Monday, September 30, 2013

The Case for Gold

The farmers I know, and this is coming from an avowed city slicker, are hearty, resolute, and self-reliant. As a financial farmer, I think we can all learn a lot from that temperament. I particularly wanted to focus on self-reliance today because all this talk of a government shutdown got me thinking; what if, on this the potential 18th time of a government shutdown since 1976, we didn’t reopen? Although I peg the possibility of a sustained government shutdown at 0%, just for a mental exercise, a la Lumosity, let’s play this out along a possible outcome.

Depending on the severity and length, I suspect there would be a gradual worsening of the overall societal situation. Initially, I think there would be little to no effect, a small crack in the social order. There even may be a short-term boost in productivity, but as more and more governmental organizations cease to function, in particular those that support infrastructure and the rule of law, I can’t help but believe our society is adversely impacted. That small initial crack now spiders. 

Many elements that we take for granted; from defense, social programs, and medical services begin to fracture. Over time, logistics like food supply, fuel, and delivery of basic services like water degrade. By definition of the law of supply and demand, the demand for these services remains constant or may even increase while the supply falls, making them more and more scare (and expensive in real dollar terms.) On a sliding scale, I would argue there would be a noticeable and sustained movement towards a “gold, ammunition, and canned goods” portfolio and away from one of equities, bonds, real estate, art, and paper currency. Gradually, then all of a sudden, portable wealth and power become more important. The last two elements of the “crisis portfolio,” namely ammunition and canned goods, I don’t know too much about to make educated comments. But gold on the other hand, I think I know enough to build a plausible theory of what could happen next.

If you haven’t had a chance yet to read the Crisis of 1837, please do. It is a very real example of what happened when our economy collapsed and the ensuing rush to obtain gold coins, then termed “specie,” occurred. Although over 175 years have passed, I think the game plan remains the same, as gold would replace paper currency for many transactions and “Pay at time of service” becomes the norm. Rather than the 1 oz. Gold Eagles we typically see for sale, I suspect smaller denominations like 1/10 oz. Gold Eagles become the most common unit of currency because they can purchase basically a portable amount of food, fuel, and basic supplies. The $5 face value U.S. Gold Eagle represent a value that is understandable and quick to trade on; and gold’s timeless value has been built on the simple fact that gold equals toil. Toil in mines, toil in processing, toil in manufacturing, toil in storage, and toil in safety; gold equals portable, almost impossible to replicate toil.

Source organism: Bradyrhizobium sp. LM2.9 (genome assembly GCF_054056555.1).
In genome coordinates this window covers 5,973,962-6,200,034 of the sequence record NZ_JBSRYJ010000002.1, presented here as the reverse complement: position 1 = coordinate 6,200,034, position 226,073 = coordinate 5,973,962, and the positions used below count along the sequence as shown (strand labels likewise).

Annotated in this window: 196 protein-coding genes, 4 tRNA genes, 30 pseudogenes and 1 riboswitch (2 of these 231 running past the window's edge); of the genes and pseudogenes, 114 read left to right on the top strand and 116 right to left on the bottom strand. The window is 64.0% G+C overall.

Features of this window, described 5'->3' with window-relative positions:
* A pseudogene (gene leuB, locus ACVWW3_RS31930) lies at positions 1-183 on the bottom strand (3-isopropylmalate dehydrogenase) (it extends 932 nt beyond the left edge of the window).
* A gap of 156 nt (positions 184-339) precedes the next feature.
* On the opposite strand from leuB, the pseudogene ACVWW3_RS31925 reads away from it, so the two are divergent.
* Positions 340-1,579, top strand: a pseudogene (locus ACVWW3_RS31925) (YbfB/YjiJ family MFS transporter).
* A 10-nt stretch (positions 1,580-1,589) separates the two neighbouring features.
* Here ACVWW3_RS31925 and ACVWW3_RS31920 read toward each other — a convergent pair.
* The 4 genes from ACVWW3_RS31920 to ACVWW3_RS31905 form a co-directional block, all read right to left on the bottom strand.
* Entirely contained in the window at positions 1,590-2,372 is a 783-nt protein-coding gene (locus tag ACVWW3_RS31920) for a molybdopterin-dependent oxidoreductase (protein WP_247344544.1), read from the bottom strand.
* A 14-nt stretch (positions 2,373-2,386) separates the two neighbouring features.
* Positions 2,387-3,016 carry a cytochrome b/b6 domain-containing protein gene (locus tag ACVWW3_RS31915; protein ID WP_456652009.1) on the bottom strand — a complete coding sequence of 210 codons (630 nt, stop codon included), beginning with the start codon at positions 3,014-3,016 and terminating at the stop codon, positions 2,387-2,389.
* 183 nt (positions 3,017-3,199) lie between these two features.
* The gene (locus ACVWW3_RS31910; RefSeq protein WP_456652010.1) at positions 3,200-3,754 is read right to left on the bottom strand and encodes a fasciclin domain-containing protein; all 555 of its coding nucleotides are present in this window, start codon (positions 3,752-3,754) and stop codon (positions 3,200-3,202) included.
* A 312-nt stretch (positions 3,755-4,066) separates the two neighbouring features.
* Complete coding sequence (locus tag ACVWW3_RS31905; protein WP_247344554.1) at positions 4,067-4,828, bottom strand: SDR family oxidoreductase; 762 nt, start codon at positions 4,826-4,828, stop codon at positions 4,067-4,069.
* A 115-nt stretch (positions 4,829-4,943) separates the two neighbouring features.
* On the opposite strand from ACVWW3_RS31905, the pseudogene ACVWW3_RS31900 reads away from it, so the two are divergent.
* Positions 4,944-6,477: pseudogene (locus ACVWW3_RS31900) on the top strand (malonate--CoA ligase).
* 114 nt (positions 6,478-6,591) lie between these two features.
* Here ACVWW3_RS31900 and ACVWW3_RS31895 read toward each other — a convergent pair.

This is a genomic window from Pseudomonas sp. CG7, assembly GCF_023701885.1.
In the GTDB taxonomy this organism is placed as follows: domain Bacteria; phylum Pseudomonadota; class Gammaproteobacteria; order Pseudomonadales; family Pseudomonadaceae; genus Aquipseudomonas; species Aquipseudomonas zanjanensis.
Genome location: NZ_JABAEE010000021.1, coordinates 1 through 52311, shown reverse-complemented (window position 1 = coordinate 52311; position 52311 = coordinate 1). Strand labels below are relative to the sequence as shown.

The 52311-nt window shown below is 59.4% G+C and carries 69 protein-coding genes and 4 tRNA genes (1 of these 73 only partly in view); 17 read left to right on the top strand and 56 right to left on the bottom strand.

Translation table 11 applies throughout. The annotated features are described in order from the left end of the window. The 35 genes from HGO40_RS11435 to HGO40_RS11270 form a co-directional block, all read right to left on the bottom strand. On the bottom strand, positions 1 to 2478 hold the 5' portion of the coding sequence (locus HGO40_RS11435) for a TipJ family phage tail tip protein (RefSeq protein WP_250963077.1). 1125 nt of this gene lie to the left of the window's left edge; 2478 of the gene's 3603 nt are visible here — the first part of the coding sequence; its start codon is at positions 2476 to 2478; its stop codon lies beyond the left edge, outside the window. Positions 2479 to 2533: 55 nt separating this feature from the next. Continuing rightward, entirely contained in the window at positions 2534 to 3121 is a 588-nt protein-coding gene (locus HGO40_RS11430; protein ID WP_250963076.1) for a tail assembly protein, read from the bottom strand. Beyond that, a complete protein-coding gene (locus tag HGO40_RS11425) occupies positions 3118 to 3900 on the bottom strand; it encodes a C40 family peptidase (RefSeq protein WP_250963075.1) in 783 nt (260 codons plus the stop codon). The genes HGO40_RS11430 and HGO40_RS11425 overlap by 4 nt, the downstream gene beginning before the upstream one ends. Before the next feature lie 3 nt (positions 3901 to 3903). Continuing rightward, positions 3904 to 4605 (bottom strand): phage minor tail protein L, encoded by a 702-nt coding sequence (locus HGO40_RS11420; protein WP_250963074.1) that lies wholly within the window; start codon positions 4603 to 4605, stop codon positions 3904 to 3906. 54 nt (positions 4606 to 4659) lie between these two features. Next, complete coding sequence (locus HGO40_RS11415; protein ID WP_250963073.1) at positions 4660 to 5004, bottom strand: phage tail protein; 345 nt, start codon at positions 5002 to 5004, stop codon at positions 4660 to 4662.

The $5 face value 1/10 oz. U.S. Gold Eagle become the true “bit” coin; I find it hard to believe that our entire computer system will be functioning perfectly, that merchants will accept electronic money over physical gold. Bitcoins? I don’t think so. Diamonds? Possible, but too few people know how to adequately value them, and there is just too much value in some to purchase small quantities of necessities. Art? Maybe, but at what value and to whom? The end game is physical goods for physical goods. I think nothing captures that trade-off better than gold.

Could the U.S. Government close down for a week? Two weeks? A month? Maybe, but as mentioned above, I think there is a 0% chance of a sustained U.S. government shutdown in the foreseeable future. Too many indicators point to continued prosperity; from the housing recovery, decrease in unemployment, and most importantly the loose monetary policy.  In my view, the bullish case is just too strong. What we’re seeing now is political posturing at its worst, with U.S. citizens held captive to this Washington drama. Nonetheless, I think it behooves the financial farmer, indeed any investor, to think about a worse case scenario that may occur some time in the future. 

A prudent farmer has a grain silo and is rarely without capital in its many forms; I think $5 face value, 1/10th ounce U.S. Gold Eagles are a good choice. The closer you can obtain them to the true spot price of gold the better. They’re portable, useful in small bulk purchases, and challenging to replicate. They don’t rust and aren’t vulnerable electronic corruption. There’s a reason why gold has been so dear over thousands of years; new “currencies” may emerge, but until alchemy finds a way to turn lead to gold, it still has the best luster.